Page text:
David Gittings explains the role and aspirations of the new Professional Standards Committee at Lloyd's
Established in November last year, the Professional Standards Committee is the most recently formed principal committee of the Lloyd's Market Association.
Reporting directly to the LMA board, the PSC addresses training, competence, recruitment and professional development in the Lloyd's market. Its purpose is to define educational requirements and benchmarks to reinforce the profile of Lloyd's as a professional environment in which to build a career.
Despite being formed only recently, the PSC is already taking steps to redefine and establish new professional standards across the Lloyd's franchise, and there are many ground-breaking initiatives under way.
Graduate recruitment is one of the core areas of activity. The graduate community is an excellent source of enthusiastic, innovative talent with the appropriate intellectual credentials for future senior market positions.
Some managing agencies, such as RJ Kiln, have run graduate schemes since the 1970s. Others, such as Wellington, have introduced schemes more recently, with up to four places on offer each year to graduates who successfully complete a rigorous selection process.
Raising the profile of Lloyd's as a professional market in which to build a career by investing time and resource in market-level recruitment is of particular interest to the PSC.
By working with the Lloyd's Agency Training Group, an informal group of training and development specialists, the PSC is seeking to target key graduate recruitment publications and websites to advertise career opportunities. One aim is to establish a Lloyd's-branded graduate recruitment campaign that directs potential recruits to individual managing agencies.
In addition, the PSC is working with Lloyd's managing agents to identify current market standards of education and levels of graduate recruitment.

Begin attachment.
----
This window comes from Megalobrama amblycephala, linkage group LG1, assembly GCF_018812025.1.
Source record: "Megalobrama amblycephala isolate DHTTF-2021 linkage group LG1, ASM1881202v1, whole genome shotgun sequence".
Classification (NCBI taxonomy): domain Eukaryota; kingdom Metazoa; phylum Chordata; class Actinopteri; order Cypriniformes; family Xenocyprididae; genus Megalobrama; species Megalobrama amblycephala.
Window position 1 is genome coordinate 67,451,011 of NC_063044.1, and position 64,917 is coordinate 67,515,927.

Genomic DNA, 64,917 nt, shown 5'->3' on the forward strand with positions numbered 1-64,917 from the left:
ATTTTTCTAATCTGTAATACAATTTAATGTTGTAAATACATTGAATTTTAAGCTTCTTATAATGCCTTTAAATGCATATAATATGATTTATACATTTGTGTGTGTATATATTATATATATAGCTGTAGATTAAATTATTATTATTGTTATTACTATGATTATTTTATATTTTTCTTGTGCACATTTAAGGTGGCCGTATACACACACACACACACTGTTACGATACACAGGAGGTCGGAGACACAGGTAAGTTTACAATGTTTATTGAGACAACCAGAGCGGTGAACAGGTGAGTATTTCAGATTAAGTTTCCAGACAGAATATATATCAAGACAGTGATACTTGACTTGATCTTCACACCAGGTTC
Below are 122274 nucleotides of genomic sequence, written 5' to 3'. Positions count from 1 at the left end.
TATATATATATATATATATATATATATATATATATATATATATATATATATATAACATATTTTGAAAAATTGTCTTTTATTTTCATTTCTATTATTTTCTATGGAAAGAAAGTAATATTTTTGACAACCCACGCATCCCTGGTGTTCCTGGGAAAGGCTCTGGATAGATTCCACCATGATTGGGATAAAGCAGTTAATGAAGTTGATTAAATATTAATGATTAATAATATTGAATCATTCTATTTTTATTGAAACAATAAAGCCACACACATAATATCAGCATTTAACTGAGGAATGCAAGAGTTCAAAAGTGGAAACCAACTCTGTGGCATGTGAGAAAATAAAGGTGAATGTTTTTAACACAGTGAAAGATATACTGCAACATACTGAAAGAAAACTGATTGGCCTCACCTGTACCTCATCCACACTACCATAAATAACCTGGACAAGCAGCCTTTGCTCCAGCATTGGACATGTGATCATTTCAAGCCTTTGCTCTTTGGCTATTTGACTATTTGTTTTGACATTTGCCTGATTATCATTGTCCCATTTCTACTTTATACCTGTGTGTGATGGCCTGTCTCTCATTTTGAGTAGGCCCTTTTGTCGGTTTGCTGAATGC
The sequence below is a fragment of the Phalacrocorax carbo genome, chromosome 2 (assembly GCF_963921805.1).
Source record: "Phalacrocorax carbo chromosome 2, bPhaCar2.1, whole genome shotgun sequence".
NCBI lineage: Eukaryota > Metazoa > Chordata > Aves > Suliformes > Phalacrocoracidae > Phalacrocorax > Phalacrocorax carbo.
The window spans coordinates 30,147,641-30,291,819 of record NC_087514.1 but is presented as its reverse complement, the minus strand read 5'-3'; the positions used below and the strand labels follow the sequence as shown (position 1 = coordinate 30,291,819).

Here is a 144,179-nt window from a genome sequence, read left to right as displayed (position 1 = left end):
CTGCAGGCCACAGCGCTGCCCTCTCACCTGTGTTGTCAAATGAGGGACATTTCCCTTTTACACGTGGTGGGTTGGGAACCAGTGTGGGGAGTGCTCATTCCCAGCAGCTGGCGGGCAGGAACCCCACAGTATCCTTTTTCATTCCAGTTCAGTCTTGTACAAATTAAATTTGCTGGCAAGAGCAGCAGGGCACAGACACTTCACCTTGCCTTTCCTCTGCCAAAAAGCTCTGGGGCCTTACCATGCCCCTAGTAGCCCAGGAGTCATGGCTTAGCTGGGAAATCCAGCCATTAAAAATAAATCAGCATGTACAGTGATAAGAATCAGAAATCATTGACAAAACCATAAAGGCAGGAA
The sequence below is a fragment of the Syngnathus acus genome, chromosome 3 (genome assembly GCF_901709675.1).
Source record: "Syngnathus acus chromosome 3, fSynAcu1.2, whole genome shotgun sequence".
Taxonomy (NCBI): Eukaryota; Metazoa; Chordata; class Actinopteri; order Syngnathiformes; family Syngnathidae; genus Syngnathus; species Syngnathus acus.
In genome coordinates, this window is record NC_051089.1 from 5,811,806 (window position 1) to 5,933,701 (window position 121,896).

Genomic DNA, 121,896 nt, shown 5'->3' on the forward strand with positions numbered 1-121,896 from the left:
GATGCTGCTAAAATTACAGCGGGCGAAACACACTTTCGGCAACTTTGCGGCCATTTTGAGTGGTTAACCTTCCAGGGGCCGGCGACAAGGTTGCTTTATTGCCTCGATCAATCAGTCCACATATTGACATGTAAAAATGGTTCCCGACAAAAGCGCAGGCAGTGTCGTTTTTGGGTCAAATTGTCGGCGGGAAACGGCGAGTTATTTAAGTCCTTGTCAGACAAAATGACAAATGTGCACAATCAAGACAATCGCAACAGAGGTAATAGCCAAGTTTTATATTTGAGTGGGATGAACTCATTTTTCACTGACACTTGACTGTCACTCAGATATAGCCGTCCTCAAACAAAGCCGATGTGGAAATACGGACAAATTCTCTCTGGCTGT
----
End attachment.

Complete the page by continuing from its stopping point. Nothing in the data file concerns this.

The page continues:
We have recently circulated a questionnaire requesting information on recruitment, training offered and qualification levels. This survey will be repeated regularly to identify trends and gather evidence to support the achievement of raising educational standards across the franchise.
In addition, 15 members of the Lloyd's market recently attended a week-long seminar in Chicago entitled 'Understanding and Assessing Risk', organised by the Katie School of Insurance and Financial Services at Illinois State University. This event was sponsored by the LMA and administered by the PSC, and was the first in a series of similar events open to interested members of the LMA and the market.
The seminar included presentations by US risk managers, insurers and brokers, covering a range of risk management topics. Panel discussions on the buyer's perspective and enterprise risk management were integrated with sessions on risk mitigation.
Phillip Misztela of Meacock, who attended the event, said: "It was interesting to see the theory being applied in the numerous site visits and then to hear about actual cases from intermediaries such as Aon." The next seminar at the Katie School - 'Living with US Litigation' - is planned for October.
Lloyd's is also currently developing a set of standards for organisational competence for managing agents. On behalf of LMA members, the PSC is working with Lloyd's to identify and refine these criteria.
A dozen areas of organisational competence have been addressed, including governance, business strategy, risk management and a range of underwriting issues. The competencies will establish standards for new entrants to the market and create benchmarks for best practice among franchisees.
Publication is due in the third quarter of this year.
Another project sees the PSC working with the Chartered Insurance Institute to define personal competencies in the areas of underwriting, claims and broking. These guidelines are intended to provide benchmarks for individuals to develop their own skills and capabilities as they progress through their insurance careers. In particular, the PSC will help define the application of such skills in Lloyd's.
As an extension of this project, the PSC and CII will work together to ensure the relevance of the CII's latest matrix of examinations to the Lloyd's market. They will concentrate on initiatives that address particular training requirements such as those in support of business process reforms in areas like contract certainty.
Dr Sandy Scott, director-general of the CII, will attend the September PSC meeting to continue discussions on the direction of qualifications and accreditations within the London market. The PSC is already investigating the possibility of extending the Lloyd's Introductory Test for newcomers to a wider audience across the London market as an enhanced entry-level CII qualification for brokers and those within insurance companies.
Elsewhere, the PSC hopes to influence the development of qualifications and training appropriate to Lloyd's in conjunction with the CII's new London Market Faculty, the Institute of Risk Management and the Institute of Financial Services. Furthermore, the possibility of specific training events with several UK universities is being investigated.
David Gittings, group head of risk at Wellington Underwriting, is chairman of the PSC and a board member of the Financial Services Skills Council.
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